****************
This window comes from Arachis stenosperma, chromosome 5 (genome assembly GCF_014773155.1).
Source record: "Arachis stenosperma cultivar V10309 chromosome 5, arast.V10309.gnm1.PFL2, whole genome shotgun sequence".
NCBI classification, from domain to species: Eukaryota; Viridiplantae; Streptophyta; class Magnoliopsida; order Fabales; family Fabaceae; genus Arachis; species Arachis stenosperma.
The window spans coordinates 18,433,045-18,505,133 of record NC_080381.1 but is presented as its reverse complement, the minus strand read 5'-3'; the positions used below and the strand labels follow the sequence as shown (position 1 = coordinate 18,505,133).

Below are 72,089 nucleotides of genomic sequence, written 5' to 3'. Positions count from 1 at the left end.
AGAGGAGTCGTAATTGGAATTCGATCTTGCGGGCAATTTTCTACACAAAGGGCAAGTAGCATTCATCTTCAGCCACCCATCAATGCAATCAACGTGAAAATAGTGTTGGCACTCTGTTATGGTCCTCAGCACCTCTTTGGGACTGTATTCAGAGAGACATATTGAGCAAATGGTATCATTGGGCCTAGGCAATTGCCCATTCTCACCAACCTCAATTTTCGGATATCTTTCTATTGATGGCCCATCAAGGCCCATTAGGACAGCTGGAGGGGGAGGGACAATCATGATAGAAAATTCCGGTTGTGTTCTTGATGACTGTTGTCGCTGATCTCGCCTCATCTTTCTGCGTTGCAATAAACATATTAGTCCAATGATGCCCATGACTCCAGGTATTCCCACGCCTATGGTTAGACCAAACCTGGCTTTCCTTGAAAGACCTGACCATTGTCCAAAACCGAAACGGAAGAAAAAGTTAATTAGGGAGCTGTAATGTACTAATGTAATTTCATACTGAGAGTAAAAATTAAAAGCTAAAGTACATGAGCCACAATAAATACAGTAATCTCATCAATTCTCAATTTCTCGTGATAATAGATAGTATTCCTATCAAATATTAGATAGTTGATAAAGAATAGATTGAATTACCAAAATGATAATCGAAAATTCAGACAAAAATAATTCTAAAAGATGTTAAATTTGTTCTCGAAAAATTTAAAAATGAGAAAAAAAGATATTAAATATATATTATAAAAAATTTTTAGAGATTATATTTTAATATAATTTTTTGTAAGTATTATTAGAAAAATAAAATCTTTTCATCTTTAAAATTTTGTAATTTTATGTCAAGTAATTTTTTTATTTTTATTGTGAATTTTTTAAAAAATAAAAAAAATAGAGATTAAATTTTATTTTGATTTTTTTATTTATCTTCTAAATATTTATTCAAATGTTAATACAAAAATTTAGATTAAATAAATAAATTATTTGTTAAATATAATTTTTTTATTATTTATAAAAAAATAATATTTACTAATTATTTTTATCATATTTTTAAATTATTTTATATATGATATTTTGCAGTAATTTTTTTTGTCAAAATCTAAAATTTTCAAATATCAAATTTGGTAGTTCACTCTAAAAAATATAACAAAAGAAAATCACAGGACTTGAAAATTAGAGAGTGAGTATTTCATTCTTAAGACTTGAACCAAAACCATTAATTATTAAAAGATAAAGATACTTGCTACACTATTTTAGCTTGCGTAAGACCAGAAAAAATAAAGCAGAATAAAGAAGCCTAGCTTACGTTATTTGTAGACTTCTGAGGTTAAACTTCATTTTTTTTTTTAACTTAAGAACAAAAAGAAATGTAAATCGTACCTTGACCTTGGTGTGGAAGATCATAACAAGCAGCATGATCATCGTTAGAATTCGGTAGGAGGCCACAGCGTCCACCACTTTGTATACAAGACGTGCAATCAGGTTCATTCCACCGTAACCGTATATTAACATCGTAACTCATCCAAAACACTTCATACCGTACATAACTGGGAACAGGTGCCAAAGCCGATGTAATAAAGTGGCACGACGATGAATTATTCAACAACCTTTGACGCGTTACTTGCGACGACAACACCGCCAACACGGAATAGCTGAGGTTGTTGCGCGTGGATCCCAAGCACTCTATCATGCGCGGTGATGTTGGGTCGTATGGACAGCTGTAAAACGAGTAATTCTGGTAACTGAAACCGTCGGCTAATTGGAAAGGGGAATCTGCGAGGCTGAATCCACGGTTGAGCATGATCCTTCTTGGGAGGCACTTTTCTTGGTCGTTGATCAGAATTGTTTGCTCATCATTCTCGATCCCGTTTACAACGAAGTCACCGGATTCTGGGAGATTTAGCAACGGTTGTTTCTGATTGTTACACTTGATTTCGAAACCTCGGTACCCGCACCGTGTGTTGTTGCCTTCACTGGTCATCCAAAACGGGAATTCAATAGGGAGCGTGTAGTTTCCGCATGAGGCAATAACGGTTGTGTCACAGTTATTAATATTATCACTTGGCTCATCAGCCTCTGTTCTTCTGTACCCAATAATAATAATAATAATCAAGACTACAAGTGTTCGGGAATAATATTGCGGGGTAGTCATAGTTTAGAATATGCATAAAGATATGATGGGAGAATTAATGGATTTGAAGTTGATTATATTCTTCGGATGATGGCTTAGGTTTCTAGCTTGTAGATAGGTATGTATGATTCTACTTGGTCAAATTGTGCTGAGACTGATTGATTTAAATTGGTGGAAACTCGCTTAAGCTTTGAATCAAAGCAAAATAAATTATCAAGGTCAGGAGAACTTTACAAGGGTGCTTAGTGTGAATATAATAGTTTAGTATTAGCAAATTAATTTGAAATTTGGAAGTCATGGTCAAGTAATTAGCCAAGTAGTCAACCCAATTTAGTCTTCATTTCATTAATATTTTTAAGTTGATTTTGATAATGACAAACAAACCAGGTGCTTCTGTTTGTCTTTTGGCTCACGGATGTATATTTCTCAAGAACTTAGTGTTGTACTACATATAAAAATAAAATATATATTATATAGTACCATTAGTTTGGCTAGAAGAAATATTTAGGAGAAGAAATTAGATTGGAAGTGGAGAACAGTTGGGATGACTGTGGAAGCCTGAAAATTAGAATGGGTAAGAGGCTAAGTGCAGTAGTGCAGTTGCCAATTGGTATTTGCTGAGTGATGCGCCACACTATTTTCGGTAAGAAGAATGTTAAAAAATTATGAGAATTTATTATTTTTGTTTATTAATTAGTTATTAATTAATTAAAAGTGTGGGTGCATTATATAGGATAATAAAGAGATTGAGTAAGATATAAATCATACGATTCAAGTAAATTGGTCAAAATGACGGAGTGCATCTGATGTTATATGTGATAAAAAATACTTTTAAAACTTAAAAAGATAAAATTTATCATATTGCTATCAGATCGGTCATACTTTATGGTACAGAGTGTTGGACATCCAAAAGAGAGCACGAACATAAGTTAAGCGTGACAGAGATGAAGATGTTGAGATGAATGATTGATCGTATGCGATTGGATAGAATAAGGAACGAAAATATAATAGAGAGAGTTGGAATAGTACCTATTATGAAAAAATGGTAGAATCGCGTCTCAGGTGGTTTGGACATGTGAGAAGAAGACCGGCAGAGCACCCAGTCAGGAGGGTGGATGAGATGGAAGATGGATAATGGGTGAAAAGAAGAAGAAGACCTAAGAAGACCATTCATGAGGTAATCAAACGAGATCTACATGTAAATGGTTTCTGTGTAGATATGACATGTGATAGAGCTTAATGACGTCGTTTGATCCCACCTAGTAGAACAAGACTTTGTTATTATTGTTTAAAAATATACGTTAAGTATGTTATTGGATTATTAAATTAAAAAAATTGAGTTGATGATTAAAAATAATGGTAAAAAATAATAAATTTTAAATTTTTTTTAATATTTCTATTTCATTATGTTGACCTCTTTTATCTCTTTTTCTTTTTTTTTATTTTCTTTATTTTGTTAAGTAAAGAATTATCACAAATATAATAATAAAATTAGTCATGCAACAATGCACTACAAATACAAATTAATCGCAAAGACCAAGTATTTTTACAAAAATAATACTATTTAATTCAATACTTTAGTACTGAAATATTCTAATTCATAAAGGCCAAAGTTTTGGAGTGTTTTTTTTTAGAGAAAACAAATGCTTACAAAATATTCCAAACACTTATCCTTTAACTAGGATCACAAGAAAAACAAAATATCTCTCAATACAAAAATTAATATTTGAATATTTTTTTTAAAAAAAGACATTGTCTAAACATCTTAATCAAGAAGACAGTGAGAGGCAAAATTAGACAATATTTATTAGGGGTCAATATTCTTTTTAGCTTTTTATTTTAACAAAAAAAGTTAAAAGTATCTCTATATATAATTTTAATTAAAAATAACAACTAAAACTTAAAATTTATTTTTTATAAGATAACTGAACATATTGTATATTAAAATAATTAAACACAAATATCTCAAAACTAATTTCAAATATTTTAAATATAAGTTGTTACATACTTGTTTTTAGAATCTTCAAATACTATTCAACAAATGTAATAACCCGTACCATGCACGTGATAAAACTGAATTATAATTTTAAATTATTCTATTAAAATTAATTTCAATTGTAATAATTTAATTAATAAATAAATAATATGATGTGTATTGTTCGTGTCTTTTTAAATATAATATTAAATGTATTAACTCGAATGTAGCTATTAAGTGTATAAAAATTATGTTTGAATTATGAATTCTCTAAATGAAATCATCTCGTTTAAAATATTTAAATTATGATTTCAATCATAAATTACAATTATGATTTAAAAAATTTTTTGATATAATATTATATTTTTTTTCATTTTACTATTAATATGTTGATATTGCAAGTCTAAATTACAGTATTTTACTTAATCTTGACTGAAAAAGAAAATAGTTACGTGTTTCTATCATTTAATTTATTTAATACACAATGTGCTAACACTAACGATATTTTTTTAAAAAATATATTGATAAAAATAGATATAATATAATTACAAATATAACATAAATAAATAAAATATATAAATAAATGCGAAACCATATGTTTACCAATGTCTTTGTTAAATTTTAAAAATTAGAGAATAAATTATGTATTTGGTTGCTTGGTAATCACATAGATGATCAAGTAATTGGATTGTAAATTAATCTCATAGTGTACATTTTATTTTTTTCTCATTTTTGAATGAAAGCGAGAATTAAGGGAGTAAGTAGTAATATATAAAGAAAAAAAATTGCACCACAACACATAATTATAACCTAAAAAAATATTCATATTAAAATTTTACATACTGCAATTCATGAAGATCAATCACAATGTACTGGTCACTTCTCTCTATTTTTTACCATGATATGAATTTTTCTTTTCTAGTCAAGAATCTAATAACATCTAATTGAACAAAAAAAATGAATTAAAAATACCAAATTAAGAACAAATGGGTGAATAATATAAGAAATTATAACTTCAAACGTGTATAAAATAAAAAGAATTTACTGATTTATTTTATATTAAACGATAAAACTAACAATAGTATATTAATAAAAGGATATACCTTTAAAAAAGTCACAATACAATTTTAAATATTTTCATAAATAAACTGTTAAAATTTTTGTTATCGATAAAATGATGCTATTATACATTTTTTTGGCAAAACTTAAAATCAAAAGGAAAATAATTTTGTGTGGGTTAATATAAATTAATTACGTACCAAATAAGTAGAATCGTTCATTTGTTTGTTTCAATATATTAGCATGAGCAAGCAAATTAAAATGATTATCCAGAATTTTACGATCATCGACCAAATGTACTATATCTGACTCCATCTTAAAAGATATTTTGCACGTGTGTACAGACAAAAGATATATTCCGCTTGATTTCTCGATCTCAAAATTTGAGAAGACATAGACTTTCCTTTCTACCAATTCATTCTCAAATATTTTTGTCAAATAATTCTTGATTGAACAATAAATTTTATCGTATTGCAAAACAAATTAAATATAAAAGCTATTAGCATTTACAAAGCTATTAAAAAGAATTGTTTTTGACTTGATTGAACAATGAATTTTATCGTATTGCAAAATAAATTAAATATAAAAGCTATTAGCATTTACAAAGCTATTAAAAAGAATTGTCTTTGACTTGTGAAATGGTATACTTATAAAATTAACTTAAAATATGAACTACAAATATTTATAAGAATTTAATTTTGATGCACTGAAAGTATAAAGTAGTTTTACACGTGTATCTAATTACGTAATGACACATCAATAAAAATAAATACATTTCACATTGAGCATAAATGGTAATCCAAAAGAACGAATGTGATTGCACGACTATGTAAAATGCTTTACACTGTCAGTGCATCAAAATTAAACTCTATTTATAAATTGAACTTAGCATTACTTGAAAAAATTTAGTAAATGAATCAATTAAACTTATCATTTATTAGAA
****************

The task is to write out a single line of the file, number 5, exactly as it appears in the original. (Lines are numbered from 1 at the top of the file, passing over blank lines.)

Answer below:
Below are 72,089 nucleotides of genomic sequence, written 5' to 3'. Positions count from 1 at the left end.